D. Nurkse is the author of twelve books of poetry, most recently A Country of Strangers (Knopf, April 2022), a “new and selected.” He has received the Literature Award from the American Academy of Arts and Letters and fellowships from the Guggenheim and Whiting foundations. His work has appeared in The New Yorker, Poetry, The Paris Review and many other venues, and has been widely translated. He has taught poetry at Rikers Island and served a term on the board of Amnesty International-USA. He currently teaches in the MFA Program at Sarah Lawrence College and collaborates with Zephyr, his visionary dog
Mary: Welcome to People Who Make Books Happen, Dennis. A Country of Strangers is wonderful and very moving. I loved these poems in so many ways: in breadth, depth, and height; in subject; in beauty; in richness. This collection, which is a “New and Selected,” brings readers thirty new poems and over 150 poems drawn from eleven of your previous books. How did you choose the poems for such a rich collection, one that spans well over three decades of your work? Did you pick your favorites? Select according to a theme?
D. Nurkse: I’ve worked hard all my life in this poetry labyrinth, and all the prior collections left out a lot. I’ve learned to have a Zen attitude. If a poem has intensity, it’s because a lot of companion poems were left out—it’s representing more than itself. So the selection process was pleasurable for me. My editor Deb Garrison had her own thoughts but was very flexible: it was a good situation, I had a check on my impulses but didn’t feel constrained. My books tend to be thematic, and my first impulse was to preserve each theme and keep each collection distinct. Deb was more granular, thinking about individual poems.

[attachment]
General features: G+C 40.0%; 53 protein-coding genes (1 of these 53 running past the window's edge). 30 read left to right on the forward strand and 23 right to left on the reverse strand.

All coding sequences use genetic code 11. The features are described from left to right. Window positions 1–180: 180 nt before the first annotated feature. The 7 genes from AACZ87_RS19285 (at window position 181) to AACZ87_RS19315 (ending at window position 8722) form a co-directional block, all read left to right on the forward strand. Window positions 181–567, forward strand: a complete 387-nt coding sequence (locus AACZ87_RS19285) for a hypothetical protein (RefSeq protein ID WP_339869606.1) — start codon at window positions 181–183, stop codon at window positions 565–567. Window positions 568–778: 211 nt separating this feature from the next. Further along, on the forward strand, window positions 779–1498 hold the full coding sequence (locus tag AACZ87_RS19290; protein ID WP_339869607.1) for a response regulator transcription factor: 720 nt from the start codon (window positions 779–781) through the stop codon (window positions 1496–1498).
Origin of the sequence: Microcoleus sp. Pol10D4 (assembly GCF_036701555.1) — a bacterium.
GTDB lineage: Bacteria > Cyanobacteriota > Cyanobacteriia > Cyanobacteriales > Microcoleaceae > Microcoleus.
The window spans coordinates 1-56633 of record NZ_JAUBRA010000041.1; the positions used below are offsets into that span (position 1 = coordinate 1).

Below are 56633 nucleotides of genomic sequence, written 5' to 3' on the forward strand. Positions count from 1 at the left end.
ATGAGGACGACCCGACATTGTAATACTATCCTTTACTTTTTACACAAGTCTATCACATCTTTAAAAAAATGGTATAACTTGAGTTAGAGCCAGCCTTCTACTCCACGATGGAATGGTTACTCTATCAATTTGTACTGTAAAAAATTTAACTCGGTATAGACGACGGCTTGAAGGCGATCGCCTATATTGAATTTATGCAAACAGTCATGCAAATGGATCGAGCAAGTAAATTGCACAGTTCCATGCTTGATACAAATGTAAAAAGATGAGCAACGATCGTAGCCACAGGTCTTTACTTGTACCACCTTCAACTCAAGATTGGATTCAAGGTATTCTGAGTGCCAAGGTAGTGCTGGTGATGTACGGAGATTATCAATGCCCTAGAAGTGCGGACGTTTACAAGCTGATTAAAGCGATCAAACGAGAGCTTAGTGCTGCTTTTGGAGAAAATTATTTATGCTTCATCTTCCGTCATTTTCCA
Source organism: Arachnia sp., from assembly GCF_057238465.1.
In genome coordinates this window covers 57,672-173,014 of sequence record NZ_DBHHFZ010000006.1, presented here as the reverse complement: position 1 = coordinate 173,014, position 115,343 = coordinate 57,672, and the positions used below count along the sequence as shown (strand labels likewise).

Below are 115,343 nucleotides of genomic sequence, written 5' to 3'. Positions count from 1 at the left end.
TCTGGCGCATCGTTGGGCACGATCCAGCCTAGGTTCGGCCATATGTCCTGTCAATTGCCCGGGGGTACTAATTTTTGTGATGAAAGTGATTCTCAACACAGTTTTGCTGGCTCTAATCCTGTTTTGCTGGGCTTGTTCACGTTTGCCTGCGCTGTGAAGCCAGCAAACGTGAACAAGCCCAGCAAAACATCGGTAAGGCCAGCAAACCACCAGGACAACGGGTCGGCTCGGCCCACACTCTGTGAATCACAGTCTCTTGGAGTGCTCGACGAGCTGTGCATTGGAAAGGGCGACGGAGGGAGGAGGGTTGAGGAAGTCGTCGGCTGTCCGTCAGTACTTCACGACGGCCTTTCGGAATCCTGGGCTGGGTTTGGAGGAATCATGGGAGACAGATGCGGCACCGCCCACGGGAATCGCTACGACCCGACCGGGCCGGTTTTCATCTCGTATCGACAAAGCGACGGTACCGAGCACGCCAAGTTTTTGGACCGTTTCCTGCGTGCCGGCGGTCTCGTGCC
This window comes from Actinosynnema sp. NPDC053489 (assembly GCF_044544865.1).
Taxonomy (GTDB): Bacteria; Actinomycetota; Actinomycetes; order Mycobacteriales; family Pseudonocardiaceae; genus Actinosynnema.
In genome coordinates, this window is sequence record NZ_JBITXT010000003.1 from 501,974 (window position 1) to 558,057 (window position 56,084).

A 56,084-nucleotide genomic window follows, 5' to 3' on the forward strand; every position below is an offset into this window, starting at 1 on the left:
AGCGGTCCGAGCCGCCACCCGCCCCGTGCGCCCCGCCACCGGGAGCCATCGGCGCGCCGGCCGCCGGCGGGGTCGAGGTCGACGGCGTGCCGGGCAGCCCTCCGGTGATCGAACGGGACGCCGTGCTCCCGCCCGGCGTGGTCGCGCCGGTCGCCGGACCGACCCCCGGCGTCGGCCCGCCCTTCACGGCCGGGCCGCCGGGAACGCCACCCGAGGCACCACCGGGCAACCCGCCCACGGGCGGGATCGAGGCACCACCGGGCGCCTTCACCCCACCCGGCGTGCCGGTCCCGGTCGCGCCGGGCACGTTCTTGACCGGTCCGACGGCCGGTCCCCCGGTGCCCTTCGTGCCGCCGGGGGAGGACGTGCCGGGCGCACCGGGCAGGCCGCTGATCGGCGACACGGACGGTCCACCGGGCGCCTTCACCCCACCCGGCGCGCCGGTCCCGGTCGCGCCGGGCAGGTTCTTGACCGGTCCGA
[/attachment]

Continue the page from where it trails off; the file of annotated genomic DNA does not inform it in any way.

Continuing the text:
Mary: What changes did you discover in your writing? How have you changed as a poet in the past thirty-five years?
D. Nurkse: Maybe I’ve gotten worse? I was a hardworking kid, for sure. But I have done books recently that are speculative, approached the poem in a way that’s more open to other voices, sui generis structures, themes like marine biology that weren’t always part of the poet’s palette. We’re all struggling with a permanent crisis—the world is imploding, the universe squeezing itself back into a dot of sound byte. How do we deal with that? How do we live with disaster without investing in it or denying it? That’s the background. In the foreground, poems take so much time to write that you’re not always conscious of style, just of endless trial and error. Judgments are for the critics who have detachment.
But there’s another side to your question: what did writing help me discover? Often, I found the poem taking the other person’s point of view in an argument, being tolerant of an adversary, being curious for no motive. Poetry is more generous than I am.
Mary: In the poems in this collection, you seamlessly combine the personal and the political, demonstrating compassion and understanding for those who protest injustice, and the poor and oppressed who cannot speak for themselves. For example the first poem in A Country of Strangers, “Order to Disperse,” is dedicated to your students and takes as its subject protestors facing armed troops. What makes it remarkable is that you simultaneously reflect on the beauty and fragility of life in lines that are lyrical and deeply poetic. In other words, your poetry is often political, but never didactic. How do you accomplish this?
D. Nurkse: Mary, you’re too kind. I really believe all our lives are political. But I deeply believe in the autonomy of the poem. We as a species don’t know ourselves. We’ve been organizing ourselves with the same brain capacity for 30,000 years, and all we’ve come up with is a handful of male narcissists with the ability to destroy every sparrow and butterfly in the world. I really believe in poetry as a thought experiment: a decoy self that channels its own emotions and creates a mirror in which we can see ourselves, maybe, at least for a blink. It’s important that that decoy self doesn’t have to be righteous, anti-bourgeois, and infallible. Otherwise we just intoxicate ourselves with our own convictions and we end up being Communist oligarchs or the kind of Christians who couldn’t forgive a mouse.
Mary: How has your family history influenced the poems in this collection? For example, I understand that your parents immigrated to the United States from Estonia in the 1940s.